Classic car shows, farmers markets and city festivals have more in common than growing popularity.
They also build communities by bringing people together around shared interests, officials say. Anthropologists and tourism experts also cite less obvious commonalities, such as connecting to family and community roots and seeking a sense of authenticity, place and stability in a fast-changing world.
"One of the things that small-town festivals do is make time disappear. They don't change much over the years," said Robert Lavenda, an anthropology professor at St. Cloud State University who has written a book on community festivals.
"These festivals become either ways of recapturing the past or denying that time has really passed," he said. Lavenda said some classic cars "give people a sense of the past and their own family history. [They'll say:] 'That's the car that my dad had,' or 'Grandpa and Grandma used to drive that car.'"
Lavenda said car shows create a nostalgic sense "of what people think of as a simpler time or a better time when they were younger themselves. ... These events become ways of marking time as well as making it disappear."
It's not known how many car shows and farmers markets there are in Minnesota, but signs clearly show they are growing:
• The number of farmers markets paying to be listed in the state Agriculture Department's Minnesota Grown directory has nearly doubled to 108 in the past five years, said Paul Hugunin, coordinator of the Minnesota Grown program. New markets have sprouted this year in New Hope, Minnetonka, Savage, Woodbury and other suburbs.
• Car shows and cruises listed on the Minnesota Street Rod Association's website abounded this summer and early fall. Association officials say the number of car shows has increased more than 10 percent from last year.
• Many city festivals have added car shows, said Kent Gustafson, a tourism professor at the University of Minnesota. That has boosted festival attendance, as has the recession, which kept people closer to home, observers say.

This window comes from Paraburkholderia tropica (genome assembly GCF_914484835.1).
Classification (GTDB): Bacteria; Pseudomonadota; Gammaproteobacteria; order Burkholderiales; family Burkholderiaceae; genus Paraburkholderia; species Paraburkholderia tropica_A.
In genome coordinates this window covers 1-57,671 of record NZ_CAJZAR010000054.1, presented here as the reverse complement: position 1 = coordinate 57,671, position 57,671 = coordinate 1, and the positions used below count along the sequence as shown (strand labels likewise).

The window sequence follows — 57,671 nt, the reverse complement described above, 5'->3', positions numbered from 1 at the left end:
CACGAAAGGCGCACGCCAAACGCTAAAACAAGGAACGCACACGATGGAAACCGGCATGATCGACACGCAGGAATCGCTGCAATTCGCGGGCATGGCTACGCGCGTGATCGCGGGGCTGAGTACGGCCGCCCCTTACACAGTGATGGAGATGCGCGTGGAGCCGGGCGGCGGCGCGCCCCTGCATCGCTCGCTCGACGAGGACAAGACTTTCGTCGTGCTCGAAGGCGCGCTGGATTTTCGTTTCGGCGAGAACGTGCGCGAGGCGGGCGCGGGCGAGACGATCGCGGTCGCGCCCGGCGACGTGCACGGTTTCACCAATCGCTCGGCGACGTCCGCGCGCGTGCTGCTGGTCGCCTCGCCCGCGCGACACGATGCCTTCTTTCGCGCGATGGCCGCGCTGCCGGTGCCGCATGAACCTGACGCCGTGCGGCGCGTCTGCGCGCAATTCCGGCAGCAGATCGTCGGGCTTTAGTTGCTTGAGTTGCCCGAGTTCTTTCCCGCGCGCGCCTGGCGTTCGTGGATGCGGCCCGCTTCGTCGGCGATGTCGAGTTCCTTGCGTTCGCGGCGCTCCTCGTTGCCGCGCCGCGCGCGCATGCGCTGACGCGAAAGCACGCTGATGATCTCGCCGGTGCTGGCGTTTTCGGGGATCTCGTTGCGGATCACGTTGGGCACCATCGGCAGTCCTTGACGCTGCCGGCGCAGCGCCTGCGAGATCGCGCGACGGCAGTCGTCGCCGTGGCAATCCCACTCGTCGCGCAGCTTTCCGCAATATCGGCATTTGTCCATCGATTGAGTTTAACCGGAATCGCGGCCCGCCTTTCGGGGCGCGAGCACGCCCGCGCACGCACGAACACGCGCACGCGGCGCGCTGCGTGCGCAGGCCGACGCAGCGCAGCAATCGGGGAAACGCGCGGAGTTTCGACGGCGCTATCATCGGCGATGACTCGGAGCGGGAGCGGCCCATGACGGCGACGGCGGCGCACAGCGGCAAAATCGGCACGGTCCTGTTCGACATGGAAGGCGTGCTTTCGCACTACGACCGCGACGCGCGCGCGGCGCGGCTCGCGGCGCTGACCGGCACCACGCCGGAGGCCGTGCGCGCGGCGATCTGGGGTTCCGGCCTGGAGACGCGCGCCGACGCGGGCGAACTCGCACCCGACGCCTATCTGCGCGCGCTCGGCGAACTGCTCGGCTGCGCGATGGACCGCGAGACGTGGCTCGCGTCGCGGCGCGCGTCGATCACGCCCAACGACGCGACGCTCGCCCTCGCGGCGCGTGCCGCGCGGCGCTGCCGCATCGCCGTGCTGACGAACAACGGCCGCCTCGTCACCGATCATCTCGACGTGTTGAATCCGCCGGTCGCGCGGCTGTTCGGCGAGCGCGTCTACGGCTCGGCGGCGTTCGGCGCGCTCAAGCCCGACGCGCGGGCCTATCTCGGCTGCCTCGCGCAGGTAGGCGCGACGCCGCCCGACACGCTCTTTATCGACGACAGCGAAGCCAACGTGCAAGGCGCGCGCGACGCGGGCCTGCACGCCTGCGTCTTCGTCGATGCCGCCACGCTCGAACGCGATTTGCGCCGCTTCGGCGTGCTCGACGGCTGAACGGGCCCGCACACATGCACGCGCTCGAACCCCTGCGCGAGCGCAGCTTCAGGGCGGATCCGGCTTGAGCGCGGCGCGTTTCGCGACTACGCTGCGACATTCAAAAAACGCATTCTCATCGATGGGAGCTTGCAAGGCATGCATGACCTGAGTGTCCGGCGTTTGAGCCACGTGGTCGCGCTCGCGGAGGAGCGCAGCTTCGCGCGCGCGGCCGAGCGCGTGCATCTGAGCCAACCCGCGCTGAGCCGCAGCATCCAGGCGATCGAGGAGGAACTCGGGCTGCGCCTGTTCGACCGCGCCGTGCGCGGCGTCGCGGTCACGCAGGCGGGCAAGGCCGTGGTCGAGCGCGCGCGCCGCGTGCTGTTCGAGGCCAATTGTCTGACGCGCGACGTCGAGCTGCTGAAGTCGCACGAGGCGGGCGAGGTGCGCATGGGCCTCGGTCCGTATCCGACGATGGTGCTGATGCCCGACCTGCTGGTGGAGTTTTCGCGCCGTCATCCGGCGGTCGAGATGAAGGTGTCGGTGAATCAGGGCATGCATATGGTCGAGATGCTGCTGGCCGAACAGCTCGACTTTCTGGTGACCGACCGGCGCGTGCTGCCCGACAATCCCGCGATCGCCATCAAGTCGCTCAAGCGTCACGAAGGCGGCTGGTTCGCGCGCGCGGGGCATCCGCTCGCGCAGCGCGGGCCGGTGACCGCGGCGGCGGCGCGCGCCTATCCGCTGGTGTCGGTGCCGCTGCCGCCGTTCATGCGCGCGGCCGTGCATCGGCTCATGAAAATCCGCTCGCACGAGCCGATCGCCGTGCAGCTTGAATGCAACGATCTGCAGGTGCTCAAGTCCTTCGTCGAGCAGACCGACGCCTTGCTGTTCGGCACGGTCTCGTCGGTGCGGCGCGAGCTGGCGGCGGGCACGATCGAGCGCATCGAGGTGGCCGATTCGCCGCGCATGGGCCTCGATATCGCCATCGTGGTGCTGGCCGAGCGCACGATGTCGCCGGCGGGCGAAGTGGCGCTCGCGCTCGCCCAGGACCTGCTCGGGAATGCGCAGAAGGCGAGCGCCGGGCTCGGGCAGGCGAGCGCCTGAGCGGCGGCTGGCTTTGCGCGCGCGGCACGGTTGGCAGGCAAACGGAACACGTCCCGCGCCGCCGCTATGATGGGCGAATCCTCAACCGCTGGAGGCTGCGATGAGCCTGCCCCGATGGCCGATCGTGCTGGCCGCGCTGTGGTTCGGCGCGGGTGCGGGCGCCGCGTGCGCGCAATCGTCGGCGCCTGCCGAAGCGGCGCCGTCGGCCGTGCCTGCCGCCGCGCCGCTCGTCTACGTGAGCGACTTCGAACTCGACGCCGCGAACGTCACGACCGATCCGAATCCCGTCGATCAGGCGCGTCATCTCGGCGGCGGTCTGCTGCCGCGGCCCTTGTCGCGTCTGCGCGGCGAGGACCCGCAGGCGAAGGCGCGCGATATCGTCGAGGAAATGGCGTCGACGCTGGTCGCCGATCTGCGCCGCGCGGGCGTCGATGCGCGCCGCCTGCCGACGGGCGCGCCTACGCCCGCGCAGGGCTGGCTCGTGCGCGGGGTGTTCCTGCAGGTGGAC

• Farmers markets have benefited from "a tremendous increase in interest in local food," Gustafson said. People like to meet local growers and to know where their food comes from, he said.
Get-togethers around locally grown food, old cars and city history fill a social need to gather and celebrate the community, observers say.
"We don't have many shared rituals in society anymore. We shop at the same malls and eat at the same kind of restaurants," said David Davies, an associate professor of anthropology at Hamline University in St. Paul. Community fests or events "reinvigorate a sense of place or community around shared symbols."
Car shows in Anoka's historic downtown are a nostalgic return "to a time people have very fond memories of and they want to relive," said Bob Kirchner, the city's community development director. They bring out local residents who can walk or bike downtown and meet their neighbors.
"They get to see each other regularly and in our culture today that is a unique and highly valued experience," Kirchner said. "You can go to an enclosed mall for hours and not see anybody you know."
He said the city's farmers market and its Halloween Parade, started in the 1920s, serve a similar function.
Crystal Mayor Kathi Hemken said she goes to the city's new farmers market every Saturday to see what's going on. Residents "stand around talking to each other. They find out why the grass wasn't mowed because a person was sick, and the neighbors mow it. It is an enormous benefit for bringing our community together," Hemken said. "And we have great vegetables. If you don't like vegetables, we have brats and beer."
Such community events offer connections and relationships, Davies said. Our consumer society works against that by managing people through advertising and separating them from producers, he said.
"I like to think we seek out more authentic, less managed relationships," Davies said. "People attend because they want a sense of something that existed in the past. They seek something different, outside the day-to-day homogeneity of life in America."
In tough economic and global times, going to local festivals or farmers markets offers nostalgic anecdotes to calm fears about global warming, pandemics or other concerns, Davies said.
"There's a sense of crisis in society," he said. "I think it would be comforting to drive around in '57 Chevy when you think the economy is tanking. When you have fears about food sources or disease, it's very comforting to look the producer in the eye when you buy your food."
Jim Adams • 612-673-7658